Researching the politics of development

The politics of governing oil in Africa

In this project, we investigate the governance of new oil finds to date in Ghana and Uganda, with the explicit intention of comparing a ‘competitive clientelist’ and a ‘dominant party’ type of political settlement.
We examine three main aspects of oil governance: securing deals with oil companies; establishing and enforcing institutions and legislative arrangements for governing oil; and the role of civil and political society in making demands around transparency and accountability.
The imperatives created by closely fought elections in Ghana have clearly helped to accelerate the pace of oil production, to the extent that production began and deals were made with international oil companies before getting new legislative and institutional arrangements in place. Uganda placed its negotiations with international oil companies on hold whilst it established what would become the National Oil and Gas Policy in 2008. Uganda wanted to ensure that it gained the best possible deal for itself.
We find that political elites perceive the oil sector to be critical to their political projects, whether of development and securing popular legitimacy and/or rent seeking. The lines of influence run in both directions, with the new political economy of development in each country reshaping and/or re-enforcing particular tendencies of each country’s political settlement.
A mixture of dominance and ideological commitment has enabled long-term investments and political protection around the oil department in Uganda. In Ghana, deal making has been compromised by electorally induced haste, partisanship and politicians trumping bureaucrats in the process, with oil companies able to play off the multiple principals involved against each other.
Ideas have played a significant role in shaping oil governance in our two cases, both at the level of the political settlement and within the policy domain or oil assemblage itself. In Uganda, oil has stimulated Museveni’s political imaginary and rejuvenated his long-standing concern with Uganda achieving structural transformation and respect for technocratic modes of governance. The resource nationalism of both president and senior oil technocrats is apparent in dealings with oil companies and insistence on a refinery. Ghana has in general adopted a more neoliberal form of oil governance than Uganda. Countervailing ideas around accountability and transparency have been promoted, mainly by donors and civil society organisations and have gained some formal traction. In both cases, however, the interests of the governments concerned have meant that they have trumped pressure from civil society organisations on the most important aspects of oil governance. We find that interests can trump those ideas that are less entwined with and paradigmatic to the political settlement. The idea of Ghana as a unitary state was mobilised by national political elites to rule out sub-national claims for a certain proportion of oil revenues to be returned to the oil-producing Western region.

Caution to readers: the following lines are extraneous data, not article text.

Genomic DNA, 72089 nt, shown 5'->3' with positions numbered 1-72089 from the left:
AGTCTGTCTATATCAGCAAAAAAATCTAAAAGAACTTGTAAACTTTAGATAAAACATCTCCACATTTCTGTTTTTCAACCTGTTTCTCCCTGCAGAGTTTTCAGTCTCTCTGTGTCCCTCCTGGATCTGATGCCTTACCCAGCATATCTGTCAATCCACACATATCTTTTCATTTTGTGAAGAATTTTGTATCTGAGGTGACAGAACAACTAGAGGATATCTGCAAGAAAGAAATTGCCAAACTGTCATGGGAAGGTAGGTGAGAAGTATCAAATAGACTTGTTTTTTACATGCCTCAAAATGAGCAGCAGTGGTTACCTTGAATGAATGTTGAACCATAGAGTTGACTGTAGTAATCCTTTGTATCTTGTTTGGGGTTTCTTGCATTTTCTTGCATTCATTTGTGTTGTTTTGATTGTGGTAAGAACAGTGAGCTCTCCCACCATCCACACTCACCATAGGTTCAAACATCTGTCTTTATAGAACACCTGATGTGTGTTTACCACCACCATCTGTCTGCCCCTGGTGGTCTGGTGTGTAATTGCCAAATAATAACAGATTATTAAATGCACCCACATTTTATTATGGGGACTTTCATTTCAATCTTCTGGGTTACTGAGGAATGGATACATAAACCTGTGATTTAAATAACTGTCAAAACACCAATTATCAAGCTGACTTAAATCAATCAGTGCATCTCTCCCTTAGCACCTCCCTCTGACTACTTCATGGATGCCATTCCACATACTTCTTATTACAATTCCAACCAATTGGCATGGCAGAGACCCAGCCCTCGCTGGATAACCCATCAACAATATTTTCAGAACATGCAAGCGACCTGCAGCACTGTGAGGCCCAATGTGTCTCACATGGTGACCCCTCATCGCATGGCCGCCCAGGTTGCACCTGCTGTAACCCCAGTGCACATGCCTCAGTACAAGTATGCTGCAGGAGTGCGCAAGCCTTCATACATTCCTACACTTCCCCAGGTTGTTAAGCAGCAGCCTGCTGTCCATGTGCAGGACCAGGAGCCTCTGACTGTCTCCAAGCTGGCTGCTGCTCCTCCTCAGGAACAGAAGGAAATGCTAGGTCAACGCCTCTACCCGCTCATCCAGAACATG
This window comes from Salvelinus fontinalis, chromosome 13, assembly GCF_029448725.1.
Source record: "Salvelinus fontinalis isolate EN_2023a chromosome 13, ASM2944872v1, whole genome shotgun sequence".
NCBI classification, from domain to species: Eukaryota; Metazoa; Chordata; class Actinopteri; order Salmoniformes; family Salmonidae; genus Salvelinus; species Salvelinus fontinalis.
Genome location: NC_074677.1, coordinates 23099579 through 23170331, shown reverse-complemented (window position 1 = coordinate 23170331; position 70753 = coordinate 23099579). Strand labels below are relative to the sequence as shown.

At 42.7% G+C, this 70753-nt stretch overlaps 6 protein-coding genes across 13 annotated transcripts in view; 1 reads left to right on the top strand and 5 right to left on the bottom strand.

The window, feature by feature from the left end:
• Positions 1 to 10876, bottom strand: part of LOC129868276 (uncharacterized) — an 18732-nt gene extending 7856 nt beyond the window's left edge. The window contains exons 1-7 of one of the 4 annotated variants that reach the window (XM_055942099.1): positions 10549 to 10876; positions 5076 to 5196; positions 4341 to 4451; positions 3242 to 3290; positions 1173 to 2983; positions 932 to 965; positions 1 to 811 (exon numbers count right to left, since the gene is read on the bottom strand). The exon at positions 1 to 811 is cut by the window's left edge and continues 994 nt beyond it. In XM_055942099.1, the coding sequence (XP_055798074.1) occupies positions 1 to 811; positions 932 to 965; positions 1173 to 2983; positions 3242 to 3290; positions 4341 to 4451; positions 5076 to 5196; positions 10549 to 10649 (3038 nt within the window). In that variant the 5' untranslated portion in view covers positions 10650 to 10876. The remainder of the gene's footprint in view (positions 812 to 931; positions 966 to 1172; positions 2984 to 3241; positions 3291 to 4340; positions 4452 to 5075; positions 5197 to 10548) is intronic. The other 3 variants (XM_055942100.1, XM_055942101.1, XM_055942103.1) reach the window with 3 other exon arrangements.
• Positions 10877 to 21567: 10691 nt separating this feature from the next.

It is possible that dominant political settlements are more inclined to resource nationalist approaches, whereas competitive clientelist settings are more likely to employ neoliberal modes of natural resource governance.
The shift to weak dominant party settlement in Uganda with growing pressures from excluded elites and an increasingly populist approach to managing lower-level factions, leads us to predict that oil will be less well-governed when it comes to managing and allocating oil revenues. In Ghana, oil has helped deepen rather than transform competitive clientelistic tendencies.
Oil discoveries have generated intensified processes of central-local bargaining. However, despite efforts amongst sub-national elites to mobilise around ethno territorial demands, national elites have been able to deploy superior levels of holding power, including ideas, to overcome and re-channel local claims.
Policy implications include the following:

  • Political economy analysis is needed to examine the politics and power relations that shape oil governance.
  • Best-fit governance solutions that involve deals rather than rules, and which require high levels of state capacity which flow from a degree of collusion between political and bureaucratic actors, may be more effective than the best-practice solutions promoted from a good governance perspective.
  • The critical role played by bureaucratic pockets of effectiveness means that there should be more focused support at the level of specific public agencies.
  • Investing in the hierarchical governance arrangement of the oil sector in a dominant/developmental setting is a safer bet than in a competitive clientelist setting, where a multi-stakeholder approach makes more sense.
  • High degrees of technical expertise are required to support countries in this sector.